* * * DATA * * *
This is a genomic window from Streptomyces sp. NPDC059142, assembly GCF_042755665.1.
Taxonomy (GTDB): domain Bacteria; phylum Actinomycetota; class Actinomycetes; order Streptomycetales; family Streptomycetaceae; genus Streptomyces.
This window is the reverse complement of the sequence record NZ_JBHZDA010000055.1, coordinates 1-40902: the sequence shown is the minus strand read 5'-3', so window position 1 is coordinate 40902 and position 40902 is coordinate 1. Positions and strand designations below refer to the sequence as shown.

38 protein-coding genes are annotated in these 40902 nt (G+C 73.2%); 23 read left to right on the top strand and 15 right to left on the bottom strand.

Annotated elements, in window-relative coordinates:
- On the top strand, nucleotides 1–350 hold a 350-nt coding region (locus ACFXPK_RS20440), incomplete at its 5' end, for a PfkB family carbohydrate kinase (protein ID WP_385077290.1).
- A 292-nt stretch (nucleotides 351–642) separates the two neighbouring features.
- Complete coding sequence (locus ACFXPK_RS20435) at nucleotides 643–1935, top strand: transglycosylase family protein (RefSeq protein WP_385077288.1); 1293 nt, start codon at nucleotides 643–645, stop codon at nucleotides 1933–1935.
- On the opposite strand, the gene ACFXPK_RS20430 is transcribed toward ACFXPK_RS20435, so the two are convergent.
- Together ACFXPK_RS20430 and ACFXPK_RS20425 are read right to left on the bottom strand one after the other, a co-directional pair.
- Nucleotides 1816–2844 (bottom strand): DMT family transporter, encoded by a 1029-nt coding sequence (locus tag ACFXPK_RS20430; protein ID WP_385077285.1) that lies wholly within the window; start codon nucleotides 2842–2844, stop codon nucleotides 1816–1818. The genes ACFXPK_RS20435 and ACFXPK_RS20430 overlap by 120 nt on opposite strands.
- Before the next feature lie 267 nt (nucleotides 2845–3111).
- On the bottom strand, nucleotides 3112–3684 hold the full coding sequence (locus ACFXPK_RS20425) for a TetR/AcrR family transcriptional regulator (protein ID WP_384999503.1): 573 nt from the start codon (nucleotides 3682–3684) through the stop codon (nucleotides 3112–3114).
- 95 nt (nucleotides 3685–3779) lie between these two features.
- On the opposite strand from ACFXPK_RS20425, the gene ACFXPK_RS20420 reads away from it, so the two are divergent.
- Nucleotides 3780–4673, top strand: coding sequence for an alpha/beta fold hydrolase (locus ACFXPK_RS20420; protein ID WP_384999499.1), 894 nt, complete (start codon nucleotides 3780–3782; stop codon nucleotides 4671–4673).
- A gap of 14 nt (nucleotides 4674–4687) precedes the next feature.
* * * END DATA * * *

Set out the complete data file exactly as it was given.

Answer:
This is a genomic window from Streptomyces sp. NPDC059142, assembly GCF_042755665.1.
Taxonomy (GTDB): domain Bacteria; phylum Actinomycetota; class Actinomycetes; order Streptomycetales; family Streptomycetaceae; genus Streptomyces.
This window is the reverse complement of the sequence record NZ_JBHZDA010000055.1, coordinates 1-40902: the sequence shown is the minus strand read 5'-3', so window position 1 is coordinate 40902 and position 40902 is coordinate 1. Positions and strand designations below refer to the sequence as shown.

38 protein-coding genes are annotated in these 40902 nt (G+C 73.2%); 23 read left to right on the top strand and 15 right to left on the bottom strand.

Annotated elements, in window-relative coordinates:
- On the top strand, nucleotides 1–350 hold a 350-nt coding region (locus ACFXPK_RS20440), incomplete at its 5' end, for a PfkB family carbohydrate kinase (protein ID WP_385077290.1).
- A 292-nt stretch (nucleotides 351–642) separates the two neighbouring features.
- Complete coding sequence (locus ACFXPK_RS20435) at nucleotides 643–1935, top strand: transglycosylase family protein (RefSeq protein WP_385077288.1); 1293 nt, start codon at nucleotides 643–645, stop codon at nucleotides 1933–1935.
- On the opposite strand, the gene ACFXPK_RS20430 is transcribed toward ACFXPK_RS20435, so the two are convergent.
- Together ACFXPK_RS20430 and ACFXPK_RS20425 are read right to left on the bottom strand one after the other, a co-directional pair.
- Nucleotides 1816–2844 (bottom strand): DMT family transporter, encoded by a 1029-nt coding sequence (locus tag ACFXPK_RS20430; protein ID WP_385077285.1) that lies wholly within the window; start codon nucleotides 2842–2844, stop codon nucleotides 1816–1818. The genes ACFXPK_RS20435 and ACFXPK_RS20430 overlap by 120 nt on opposite strands.
- Before the next feature lie 267 nt (nucleotides 2845–3111).
- On the bottom strand, nucleotides 3112–3684 hold the full coding sequence (locus ACFXPK_RS20425) for a TetR/AcrR family transcriptional regulator (protein ID WP_384999503.1): 573 nt from the start codon (nucleotides 3682–3684) through the stop codon (nucleotides 3112–3114).
- 95 nt (nucleotides 3685–3779) lie between these two features.
- On the opposite strand from ACFXPK_RS20425, the gene ACFXPK_RS20420 reads away from it, so the two are divergent.
- Nucleotides 3780–4673, top strand: coding sequence for an alpha/beta fold hydrolase (locus ACFXPK_RS20420; protein ID WP_384999499.1), 894 nt, complete (start codon nucleotides 3780–3782; stop codon nucleotides 4671–4673).
- A gap of 14 nt (nucleotides 4674–4687) precedes the next feature.